Two more attempts passed by, and I was about to call it quits and head back to what I imagined would be a thoroughly disappointed, disapproving ship. Just then one of the Tomcat crews reported that they had successfully landed. I know now (and knew then) that this did not mean that the field was suddenly accessible – past successes are no guarantee of future returns, and I didn’t know what kind of maneuver he had used to break through the weather – it almost had to have been a standards violation based on what I had seen. And you had to wonder if they’d fess up to breaking policy later, after you’d returned to the ship because you couldn’t land. It could be perceived poorly – no one would ever say anything, you’d never actually hear those words, “non-hack,” muttered under the breath as they turned away, but in your heart you knew (feared?) they’d be thinking it. Subject to peer pressure? Yeah, I guess.
The Tomcat crews’ landing raised the ever-present pressure to succeed up another notch – if they could do it, it could be done. Try again. I cast a jaundiced eye at my fuel gauge. Not much more time to screw around.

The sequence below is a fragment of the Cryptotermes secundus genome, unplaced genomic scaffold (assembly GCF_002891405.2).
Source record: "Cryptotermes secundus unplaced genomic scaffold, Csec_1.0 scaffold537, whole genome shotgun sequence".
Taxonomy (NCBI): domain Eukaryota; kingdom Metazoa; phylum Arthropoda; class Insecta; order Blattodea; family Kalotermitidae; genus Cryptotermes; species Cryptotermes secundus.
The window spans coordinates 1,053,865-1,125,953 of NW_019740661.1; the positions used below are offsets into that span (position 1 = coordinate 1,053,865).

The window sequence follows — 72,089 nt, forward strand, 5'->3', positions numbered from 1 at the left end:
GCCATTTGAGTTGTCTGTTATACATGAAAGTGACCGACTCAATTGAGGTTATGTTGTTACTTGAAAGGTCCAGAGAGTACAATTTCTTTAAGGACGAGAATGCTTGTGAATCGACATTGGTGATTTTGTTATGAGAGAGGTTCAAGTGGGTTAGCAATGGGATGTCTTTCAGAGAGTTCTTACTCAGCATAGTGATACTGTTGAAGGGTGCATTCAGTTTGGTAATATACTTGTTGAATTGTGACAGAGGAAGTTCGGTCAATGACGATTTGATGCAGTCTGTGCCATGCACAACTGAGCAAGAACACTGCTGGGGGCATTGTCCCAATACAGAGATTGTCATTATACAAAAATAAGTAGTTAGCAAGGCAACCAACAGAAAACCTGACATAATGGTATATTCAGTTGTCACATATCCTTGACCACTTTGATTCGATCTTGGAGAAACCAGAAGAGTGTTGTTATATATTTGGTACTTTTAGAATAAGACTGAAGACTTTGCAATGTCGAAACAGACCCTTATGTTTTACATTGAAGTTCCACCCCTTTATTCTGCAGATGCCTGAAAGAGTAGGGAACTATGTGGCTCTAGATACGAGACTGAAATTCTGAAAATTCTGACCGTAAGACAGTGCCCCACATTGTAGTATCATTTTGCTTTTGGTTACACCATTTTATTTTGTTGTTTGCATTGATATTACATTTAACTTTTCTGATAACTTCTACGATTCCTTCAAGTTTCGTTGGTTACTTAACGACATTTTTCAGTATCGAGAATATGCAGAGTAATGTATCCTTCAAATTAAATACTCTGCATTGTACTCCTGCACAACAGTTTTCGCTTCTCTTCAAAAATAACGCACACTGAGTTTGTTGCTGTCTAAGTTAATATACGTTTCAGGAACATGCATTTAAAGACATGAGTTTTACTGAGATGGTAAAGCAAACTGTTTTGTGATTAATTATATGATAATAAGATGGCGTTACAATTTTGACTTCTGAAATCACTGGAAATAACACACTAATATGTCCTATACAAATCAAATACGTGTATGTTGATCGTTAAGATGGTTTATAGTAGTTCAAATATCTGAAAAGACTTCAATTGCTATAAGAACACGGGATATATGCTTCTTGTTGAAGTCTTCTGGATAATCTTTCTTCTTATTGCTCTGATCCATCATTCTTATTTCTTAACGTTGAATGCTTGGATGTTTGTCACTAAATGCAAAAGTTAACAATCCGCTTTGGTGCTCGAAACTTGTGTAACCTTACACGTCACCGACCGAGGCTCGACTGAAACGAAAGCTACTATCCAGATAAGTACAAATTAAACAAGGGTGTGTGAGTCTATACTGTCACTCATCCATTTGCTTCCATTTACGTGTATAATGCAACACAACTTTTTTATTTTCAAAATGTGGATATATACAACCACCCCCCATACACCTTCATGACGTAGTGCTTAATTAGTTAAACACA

There was an approach technique that we were all taught to use in extreme exigency, when no other options existed and you had to land. Because as a wise man once said, every aircraft that takes off will come to earth eventually.
One way or the other.
This technique involved using the ground attack radar to map the airfield like you’d break out a ground target. Identify the runway threshold, and lay a target designation cross upon it. That brings a target “diamond” into your HUD, which could then be used to aid visual target recognition in the bomb run.
But it could also be used as a very rough approximation of a precision instrumented approach – keep the diamond lined up on the runway heading and at a negative three degrees flight path angle, and in theory you’d break out of whatever weather perfectly lined up with the runway and on glideslope. The theory versus reality part was that at a certain point, the radar would no longer update the target map, and your aimpoint would be stabilized only by the inertial navigation system (INS). The FA-18 INS was not GPS-aided at that point, so the diamond would start to drift.
I had seen approaches in good weather practice that would have worked out perfectly in poor weather execution. But those were the exception, rather than the rule. Still, Kuwait was flat, and the Tomcat had landed. It was worth a try.